The Bassinet

DB Ryen

A story of pain... and hope. 

[Keywords: infertility, loss, miscarriage, despair, Bible, faith, Christianity, God, Jesus, baby, adoption, empty, crib]

Length: Short, 882 words

And now, Lord, what do I wait for? My hope is in you. 

Psalm 39:7

Late summer cleanout, throwing things out that we didn’t need anymore. Torn kids’ books, broken toys, clothes that don’t fit anymore (sad). Then I found the bassinet I’d made by hand years ago, in hope that one day God would fill it with a baby.

My wife and I suffered with recurrent pregnancy loss for years. Even though our first pregnancy had successfully produced a healthy baby boy, we unexplainably couldn’t carry a pregnancy to term anymore. For us, the joy of a new pregnancy would soon be replaced by the heartbreak of another loss. This happened time and again until our battered hearts couldn’t be happy over a positive pregnancy test anymore. In our experience, pregnancy just brought pain.

We fasted and prayed. We poured out our hearts to God repeatedly, that he’d bless us with more children. Our faith wore thin at times, our hope continually crushed. Yet, in the midst of these dark years, we drove onward. It felt like insanity to keep doing what obviously wasn’t working, but somehow, we still “hoped against hope” (Rom 4:18).

I built a bassinet.

We couldn’t afford much back in those broke college days, so I found some cheap lumber and went to work. I cut and glued and sanded and screwed. Varnish was carefully painted on. I sewed scraps of canvass together on a $20 sewing machine, forming a fabric box that hung from the wooden frame. I measured twice and cut once, and broke innumerable sewing machine needles. I tore up an old pillow for padding. 

At the end, I surveyed my work: an empty homemade bassinet. Would it ever be filled?

We turned to adoption, but that failed too. After financial and emotional investment – both of which we couldn’t afford – the pregnant women we were matched with changed their minds at the last minute and backed out of the adoption.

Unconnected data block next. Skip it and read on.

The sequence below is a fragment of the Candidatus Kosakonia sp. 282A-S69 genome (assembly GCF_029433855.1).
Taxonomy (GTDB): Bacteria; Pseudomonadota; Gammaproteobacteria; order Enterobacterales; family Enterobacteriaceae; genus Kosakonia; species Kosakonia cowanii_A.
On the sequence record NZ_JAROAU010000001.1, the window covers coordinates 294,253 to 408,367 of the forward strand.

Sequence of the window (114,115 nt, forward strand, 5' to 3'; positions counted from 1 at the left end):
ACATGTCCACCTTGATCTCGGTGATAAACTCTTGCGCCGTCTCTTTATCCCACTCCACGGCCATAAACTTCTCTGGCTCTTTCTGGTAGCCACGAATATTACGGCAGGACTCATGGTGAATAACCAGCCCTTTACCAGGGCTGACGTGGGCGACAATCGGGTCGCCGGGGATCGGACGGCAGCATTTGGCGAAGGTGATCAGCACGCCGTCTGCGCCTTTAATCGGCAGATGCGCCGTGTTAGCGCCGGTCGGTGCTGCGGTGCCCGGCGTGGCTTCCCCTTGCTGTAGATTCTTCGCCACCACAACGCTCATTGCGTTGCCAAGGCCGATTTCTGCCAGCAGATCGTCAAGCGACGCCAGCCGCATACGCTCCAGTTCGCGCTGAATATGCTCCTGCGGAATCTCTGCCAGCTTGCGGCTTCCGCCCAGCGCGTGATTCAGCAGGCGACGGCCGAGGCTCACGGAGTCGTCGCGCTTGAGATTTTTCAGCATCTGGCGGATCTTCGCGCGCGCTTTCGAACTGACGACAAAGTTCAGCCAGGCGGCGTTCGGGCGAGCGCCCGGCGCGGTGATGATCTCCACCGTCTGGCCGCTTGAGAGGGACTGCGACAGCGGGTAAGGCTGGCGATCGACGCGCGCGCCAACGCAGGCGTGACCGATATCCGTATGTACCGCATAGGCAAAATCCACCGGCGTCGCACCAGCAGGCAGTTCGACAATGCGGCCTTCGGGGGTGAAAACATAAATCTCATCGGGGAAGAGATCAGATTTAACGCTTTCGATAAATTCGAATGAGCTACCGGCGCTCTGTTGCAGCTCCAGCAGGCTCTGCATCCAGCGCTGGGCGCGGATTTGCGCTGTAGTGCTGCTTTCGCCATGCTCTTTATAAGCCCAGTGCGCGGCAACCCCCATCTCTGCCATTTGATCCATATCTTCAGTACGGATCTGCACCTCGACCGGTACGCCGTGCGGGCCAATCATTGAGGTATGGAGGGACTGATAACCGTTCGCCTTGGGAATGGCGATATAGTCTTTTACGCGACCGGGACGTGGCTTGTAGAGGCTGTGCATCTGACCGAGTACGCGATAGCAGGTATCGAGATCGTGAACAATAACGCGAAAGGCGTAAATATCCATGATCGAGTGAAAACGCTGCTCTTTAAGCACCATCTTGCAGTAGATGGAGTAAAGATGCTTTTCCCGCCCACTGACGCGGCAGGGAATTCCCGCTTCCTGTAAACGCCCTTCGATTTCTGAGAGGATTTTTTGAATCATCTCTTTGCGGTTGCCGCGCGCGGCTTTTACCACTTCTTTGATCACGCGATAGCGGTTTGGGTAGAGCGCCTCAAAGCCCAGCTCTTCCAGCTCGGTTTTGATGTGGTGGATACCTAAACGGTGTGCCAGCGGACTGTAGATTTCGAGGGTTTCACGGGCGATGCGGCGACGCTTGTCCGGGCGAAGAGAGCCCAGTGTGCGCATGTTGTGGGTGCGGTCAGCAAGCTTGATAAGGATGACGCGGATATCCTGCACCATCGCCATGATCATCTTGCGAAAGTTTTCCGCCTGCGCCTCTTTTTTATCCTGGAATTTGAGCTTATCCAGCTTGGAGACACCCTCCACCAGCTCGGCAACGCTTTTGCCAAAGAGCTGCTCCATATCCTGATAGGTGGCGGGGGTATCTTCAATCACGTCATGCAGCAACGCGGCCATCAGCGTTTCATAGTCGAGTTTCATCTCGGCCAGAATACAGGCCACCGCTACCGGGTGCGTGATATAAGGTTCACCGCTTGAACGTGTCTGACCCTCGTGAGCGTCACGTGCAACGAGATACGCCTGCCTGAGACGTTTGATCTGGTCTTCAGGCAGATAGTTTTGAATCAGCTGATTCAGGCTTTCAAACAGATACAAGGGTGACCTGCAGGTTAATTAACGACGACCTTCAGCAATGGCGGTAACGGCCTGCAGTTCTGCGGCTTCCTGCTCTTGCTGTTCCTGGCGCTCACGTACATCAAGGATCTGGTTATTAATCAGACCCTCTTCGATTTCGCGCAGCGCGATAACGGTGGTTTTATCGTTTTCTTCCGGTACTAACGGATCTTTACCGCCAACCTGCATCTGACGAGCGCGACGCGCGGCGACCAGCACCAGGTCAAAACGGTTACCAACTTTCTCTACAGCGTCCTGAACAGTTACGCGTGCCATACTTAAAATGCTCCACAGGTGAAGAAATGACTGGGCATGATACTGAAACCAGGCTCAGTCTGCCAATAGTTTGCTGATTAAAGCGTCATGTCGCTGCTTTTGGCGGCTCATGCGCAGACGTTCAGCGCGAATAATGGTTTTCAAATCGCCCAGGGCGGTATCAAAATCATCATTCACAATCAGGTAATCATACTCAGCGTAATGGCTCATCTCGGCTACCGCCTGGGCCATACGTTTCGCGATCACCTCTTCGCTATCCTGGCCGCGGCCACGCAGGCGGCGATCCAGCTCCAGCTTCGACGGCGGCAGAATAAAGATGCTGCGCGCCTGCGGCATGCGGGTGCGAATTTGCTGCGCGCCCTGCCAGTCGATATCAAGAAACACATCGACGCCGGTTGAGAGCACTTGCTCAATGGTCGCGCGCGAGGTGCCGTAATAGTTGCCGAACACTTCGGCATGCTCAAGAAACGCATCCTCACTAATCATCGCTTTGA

The bassinet remained empty.

Through it all, we never stopped praying – sometimes pleading, sometimes swearing, sometimes weeping. I figured God was big enough to handle our anger, our pain, our bad words. And it wasn’t long before we were praising and thanking him, even in the midst of our despair. Isn’t this how many of the Psalms go? Crying out in pain, frustration, even anger, and then progressing to praise by the end?

Maybe you can relate. You’re in a tough place too, struggling with infertility or some other mountain of hardship. Lost your job? Lost a loved one? Can’t find love? You’ll get lots of well-meaning advice that doesn’t really help much – a lot of silver-lining fluff that doesn’t actually comfort you. 

But if there’s anything I learned through “the dark ages", it’s to keep talking to God. No matter what you say to him, don’t ever give up on speaking to Jesus. You can swear or complain or weep – he’s big enough to handle all that. In fact, I think he’d rather you rage at him than not talk to him at all. You’ll soon realize that it won’t be long before you’re on your face before him. Again. Even in the lowest of lows, you can always get your face a bit closer to the ground to worship God. 

Our God is the God of hope. It might not make any sense, but hope is the thing that drives us on, the idea that things can be better one day. But when hope is lost forever, the soul dies. 

One day we got a phone call that changed our lives: a baby boy was waiting for us at the hospital. Two years later, a baby girl needed a loving home. A year after that, a pregnancy worked out again. Looking back at it now, we had five years of barrenness, and then my bassinet held three babies in the subsequent five years.

I won’t try to sugar-coat your pain or tell you that the sun will shine again. Some people never experience the land of mild and honey they hope for (Heb 11:13). But don’t give up. Pour your heartache out to God. A broken spirit he’ll never turn away (Ps 34:18). Build a bassinet if you need to, but don’t ever lose hope that tomorrow can be better. Your very life depends on it.

May the God of hope fill you with all joy and peace in believing, so you will abound in hope by the power of the Holy Spirit.” (Rom 15:13)

© D. B. Ryen Incorporated, December 2019.  

Adapted from Faith: Mountains, Mustard and Everything In Between. 

A version of this article appeared at